Second Samuel 23:1 claims to record the last words of David. Although these are the last literary or poetic words, David's final dying words are not recorded until 1 Kings 2. David describes the kind of man God would have as king of Israel. "He that ruleth over men must be just" (2 Samuel 23:3). One who would be king, president, prime minister or any leader can never assume he or she possesses the qualifications for these important tasks unless that person has a sense of justice that is more than human. Human justice views all men as created equal. Divine justice views all men as created equal before God, a God with whom all men have to do. This is why the next clause is so important. A godly leader is one "ruling in the fear of God."
When Jethro counseled Moses about organizing Israel, he said, "Moreover thou shalt provide out of all the people able men, such as fear God, men of truth, hating covetousness; and place such over them to be rulers of thousands, and rulers of hundreds, rulers of fifties, and rulers of tens" (Exodus 18:21). As important as it is that a ruler be just, the capability to be just arises only out of a fear of God. God would have no one rule Israel who did not fear Him.
How can we draw upon the resource of the fear of God in order to be just to all men? We must depend upon our hidden resources. All nature depends on hidden resources. Rivers, deep and wide, have their sources in the snowcapped mountains. Great trees are only as strong as the part you cannot see, their root system. The entire earth draws upon the water and minerals under the ground, their hidden resources. A ruler in America, in Israel or anywhere in the world will only be as great as his fear of God, and his fear of God will only be as deep as his hidden resources in God. This is why choosing a nation's leader must go beyond partisan politics, beyond basic morality, beyond simple decency.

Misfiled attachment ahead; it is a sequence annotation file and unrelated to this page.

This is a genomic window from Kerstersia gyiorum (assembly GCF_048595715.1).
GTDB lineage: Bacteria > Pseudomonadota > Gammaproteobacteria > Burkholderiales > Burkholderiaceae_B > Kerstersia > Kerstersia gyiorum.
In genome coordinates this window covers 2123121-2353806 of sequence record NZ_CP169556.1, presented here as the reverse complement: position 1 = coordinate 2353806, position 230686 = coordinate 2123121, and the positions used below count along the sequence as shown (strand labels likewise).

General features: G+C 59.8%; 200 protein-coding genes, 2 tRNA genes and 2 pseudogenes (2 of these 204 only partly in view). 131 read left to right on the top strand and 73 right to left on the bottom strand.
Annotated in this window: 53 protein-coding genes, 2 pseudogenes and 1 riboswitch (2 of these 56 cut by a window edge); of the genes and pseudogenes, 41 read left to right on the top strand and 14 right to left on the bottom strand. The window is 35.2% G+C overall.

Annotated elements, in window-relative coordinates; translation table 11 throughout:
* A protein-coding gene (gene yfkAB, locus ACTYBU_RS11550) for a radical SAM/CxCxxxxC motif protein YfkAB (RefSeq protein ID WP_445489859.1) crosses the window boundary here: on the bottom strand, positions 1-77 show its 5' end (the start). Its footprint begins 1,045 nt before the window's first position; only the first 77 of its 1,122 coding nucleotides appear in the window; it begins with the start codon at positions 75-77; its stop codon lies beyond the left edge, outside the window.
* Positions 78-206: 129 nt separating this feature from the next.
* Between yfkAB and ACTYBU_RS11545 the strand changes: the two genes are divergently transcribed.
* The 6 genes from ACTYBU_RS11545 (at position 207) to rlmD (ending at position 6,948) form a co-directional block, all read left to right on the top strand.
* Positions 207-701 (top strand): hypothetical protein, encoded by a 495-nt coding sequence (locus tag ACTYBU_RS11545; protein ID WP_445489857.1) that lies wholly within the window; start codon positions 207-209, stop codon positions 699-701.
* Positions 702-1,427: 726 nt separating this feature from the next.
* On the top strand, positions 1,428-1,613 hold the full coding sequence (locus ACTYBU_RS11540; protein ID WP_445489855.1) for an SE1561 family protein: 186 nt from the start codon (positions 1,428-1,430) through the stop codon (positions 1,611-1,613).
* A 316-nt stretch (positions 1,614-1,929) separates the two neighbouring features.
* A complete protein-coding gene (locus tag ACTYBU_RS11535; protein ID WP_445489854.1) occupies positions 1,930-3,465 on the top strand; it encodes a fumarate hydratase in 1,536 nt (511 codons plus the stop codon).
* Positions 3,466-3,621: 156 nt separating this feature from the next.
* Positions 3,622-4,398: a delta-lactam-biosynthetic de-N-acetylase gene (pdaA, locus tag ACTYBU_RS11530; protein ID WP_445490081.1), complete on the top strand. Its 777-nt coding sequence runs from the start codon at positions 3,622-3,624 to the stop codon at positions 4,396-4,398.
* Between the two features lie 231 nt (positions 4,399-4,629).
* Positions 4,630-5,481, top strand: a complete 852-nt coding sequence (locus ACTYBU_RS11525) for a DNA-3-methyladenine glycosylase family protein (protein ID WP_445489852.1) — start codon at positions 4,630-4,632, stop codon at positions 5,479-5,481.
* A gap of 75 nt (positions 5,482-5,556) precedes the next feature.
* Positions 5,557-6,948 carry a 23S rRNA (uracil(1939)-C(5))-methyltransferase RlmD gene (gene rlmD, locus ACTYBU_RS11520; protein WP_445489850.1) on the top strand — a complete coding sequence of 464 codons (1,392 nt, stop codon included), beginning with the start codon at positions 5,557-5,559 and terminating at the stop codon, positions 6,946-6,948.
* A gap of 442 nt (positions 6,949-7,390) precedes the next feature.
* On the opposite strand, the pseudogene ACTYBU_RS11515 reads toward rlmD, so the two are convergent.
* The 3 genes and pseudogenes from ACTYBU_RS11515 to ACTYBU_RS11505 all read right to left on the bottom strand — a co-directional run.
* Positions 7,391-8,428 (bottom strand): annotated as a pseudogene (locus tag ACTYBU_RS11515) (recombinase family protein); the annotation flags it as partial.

David was keenly aware that he had not always exhibited the fear of God, the kind of fear that is pure, pristine, and clear. He describes the just man who fears God as one who "shall be as the light of the morning, when the sun riseth, even a morning without clouds" (2 Samuel 23:4). This kind of clearness and brightness comes only to a man who seeks the Lord, his hidden resource, early in the morning, before he begins to make the decisions of his day. Let's pray that God will give us that kind of ruler...Have a great day. Thank God and thank you.
at 12:16 PM
Thursday, December 1, 2011
Wednesday, November 30, 2011
Put Your Heart into It
Pray without ceasing. —1 Thessalonians 5:17
The prayer that prevails is the prayer that is prayed with intensity—the prayer that is offered continually and passionately.
Acts 12 opens with some tragic events in the life of the early church: King Herod had James executed, and he threw Peter into prison. Then we read, “Peter was therefore kept in prison, but constant prayer was offered to God for him by the church” (verse 5).
Think about what they were facing. James, the beloved apostle who was always there with John, had gone to heaven. It must have been a shock. They were mourning the loss of this great man of God.